In their experiment, Lee et al., took two diamonds, 3 mm in diameter that were 15 cm apart. The advantage of using diamond is that the covalent bonds are very strong and this creates a stiff lattice that is less effected by thermal noise, making diamonds easier to entangle than most macroscopic systems. Even so, the entanglement lasts on average 7 ps (ps = picosecond), so the experiments have to be carried out rapidly! Pairs of H/V polarized photons were passed through the diamonds, one photon through each diamond. This causes Raman scattering, in which the photon may (or may not) interact with the atomic lattice of the diamond, passing some of its energy to the lattice and causing it to vibrate at a higher energy. The photon, having lost some of its energy, emerges at a lower frequency (its is shifted towards the red end of the spectrum). Such a red-shifted photon produced by Raman scattering is called a Stokes photon. Vibrations of atoms in crystals spread as the bonds connecting the atoms together can be thought of as tiny springs, allowing the atoms to oscillate back and forth. Due to the finite size of the crystal, these vibrations or waves bounce back and forth at the diamond/air interface, interfering with themselves to establish standing waves of harmonics, like notes on a string of a musical instrument. Like all standing waves only certain discrete energies (i.e. frequencies) are allowed: the energy is quantized and these quanta are called phonons (a phonon is a bit like a particle and is a type of quaziparticle). In other words, a photon scatters from a phonon, transferring some of its energy to the phonon. During such an interaction the photon becomes entangled with the phonon until a measurement is performed on one or the other to collapse the wave function.
The trick is not to identify which photon comes from which diamond, Instead the two beams, one from each diamond, are combined (using a polarizor or beamsplitter in reverse). Now the system is entangled as we don't know which diamond each photon has passed through: this property has not been measured and so, according to the Copenhagen interpretation these photons do not yet have these properties and can be in an entangled superposition of states passing through either or both diamonds. The phonons in both diamonds are also entangled, acting as a single state.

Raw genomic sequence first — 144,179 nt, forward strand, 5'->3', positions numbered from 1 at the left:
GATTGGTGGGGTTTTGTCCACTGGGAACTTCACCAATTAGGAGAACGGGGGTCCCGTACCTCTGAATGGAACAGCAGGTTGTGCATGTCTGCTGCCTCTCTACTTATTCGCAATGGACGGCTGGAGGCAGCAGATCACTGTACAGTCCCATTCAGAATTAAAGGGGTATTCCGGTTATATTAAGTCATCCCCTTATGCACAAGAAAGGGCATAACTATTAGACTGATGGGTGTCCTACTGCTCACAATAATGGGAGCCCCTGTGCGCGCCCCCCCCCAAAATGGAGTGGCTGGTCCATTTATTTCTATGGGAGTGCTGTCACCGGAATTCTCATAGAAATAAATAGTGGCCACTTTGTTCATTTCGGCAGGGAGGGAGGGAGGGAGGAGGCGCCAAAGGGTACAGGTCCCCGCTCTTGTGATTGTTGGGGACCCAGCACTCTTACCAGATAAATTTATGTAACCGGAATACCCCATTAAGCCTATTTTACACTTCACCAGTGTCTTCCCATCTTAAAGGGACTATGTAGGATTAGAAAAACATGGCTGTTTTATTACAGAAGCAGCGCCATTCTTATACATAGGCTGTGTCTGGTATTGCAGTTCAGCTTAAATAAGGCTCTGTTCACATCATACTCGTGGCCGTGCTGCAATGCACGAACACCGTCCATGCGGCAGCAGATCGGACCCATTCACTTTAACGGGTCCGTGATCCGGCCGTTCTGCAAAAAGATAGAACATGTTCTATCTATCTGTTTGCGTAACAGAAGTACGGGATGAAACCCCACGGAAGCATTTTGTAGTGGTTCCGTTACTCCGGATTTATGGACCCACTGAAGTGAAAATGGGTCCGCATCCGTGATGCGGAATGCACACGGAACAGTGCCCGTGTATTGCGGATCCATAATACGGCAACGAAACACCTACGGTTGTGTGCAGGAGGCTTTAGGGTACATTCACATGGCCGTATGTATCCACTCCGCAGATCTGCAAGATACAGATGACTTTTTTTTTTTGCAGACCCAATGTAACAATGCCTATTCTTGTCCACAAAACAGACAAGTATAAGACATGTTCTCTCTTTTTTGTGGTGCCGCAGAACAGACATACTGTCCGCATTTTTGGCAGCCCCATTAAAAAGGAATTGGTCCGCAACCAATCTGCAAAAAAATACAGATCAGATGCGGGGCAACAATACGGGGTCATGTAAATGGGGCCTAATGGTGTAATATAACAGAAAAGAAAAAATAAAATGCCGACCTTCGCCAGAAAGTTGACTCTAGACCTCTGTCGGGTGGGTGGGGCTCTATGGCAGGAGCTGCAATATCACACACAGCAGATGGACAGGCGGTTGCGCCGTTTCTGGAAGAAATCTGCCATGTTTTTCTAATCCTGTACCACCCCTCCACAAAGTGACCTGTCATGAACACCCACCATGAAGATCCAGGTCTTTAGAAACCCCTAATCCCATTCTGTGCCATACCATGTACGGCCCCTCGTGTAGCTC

Another feature of Raman scattering is also exploited: passing a
second pair of photons through the diamonds can cause the excited
phonon to give up the extra energy it acquired from the first phonon
pair to the second pair. These photons then exit the diamonds with
the additional energy (they are blue-shifted) and are called anti-Stokes
photons. Again they are mixed together to entangle the states.
Now we have the following entangled subsystems: the Stokes photons
and the diamonds, the phonons within each diamond, the diamonds and
the anti-Stokes photons and the system as a whole should be
entangled. The photons are finally measured by splitting the mixed
beams (one for Stokes and one for anti-Stokes photons) into
orthogonal polarization states (e.g. H and V) are seeing how the
results correlate. A measure of correlation is obtained and also the
estimated probabilities for each event (e.g. event HV = a
horizontally polarized Stokes photon and a vertically polarized
anti-Stokes photon) based on the observed frequencies with which
they occur. In this way density matrices can be constructed as a
further test of entanglement. The conclusion of these experiments
was that the two diamonds were estimated to be 98% likely entangled.
It is impossible to obtain 100% confidence due to the statistical
and probabilistic nature of such experiments and the experiment
ought to be repeated by other independent groups to strengthen the
data.
Observing
atomic and molecular orbitals
Giessibl,
FJ; Hembacher, S; Bielefeldt, H; and J. Mannhart, 2000. Surface
Observed by Atomic Force Microscopy. Science 289: 422-425.
Stodolna,AS; Rouze´e, A.; Le´pine, F; Cohen, S; Robicheaux, F;
Gijsbertsen, A; Jungmann, JH; Bordas, C and M. J. J. Vrakking,
2013. Hydrogen Atoms under Magnification: Direct Observation of
the Nodal Structure of Stark States. PRL 110: 213001.
Photon Polarization Measurements
Rae, A. 1986.
Quantum physics: Illusion or reality? Cambridge University Press.
Article updated: 29 July 2020, 31 July 2020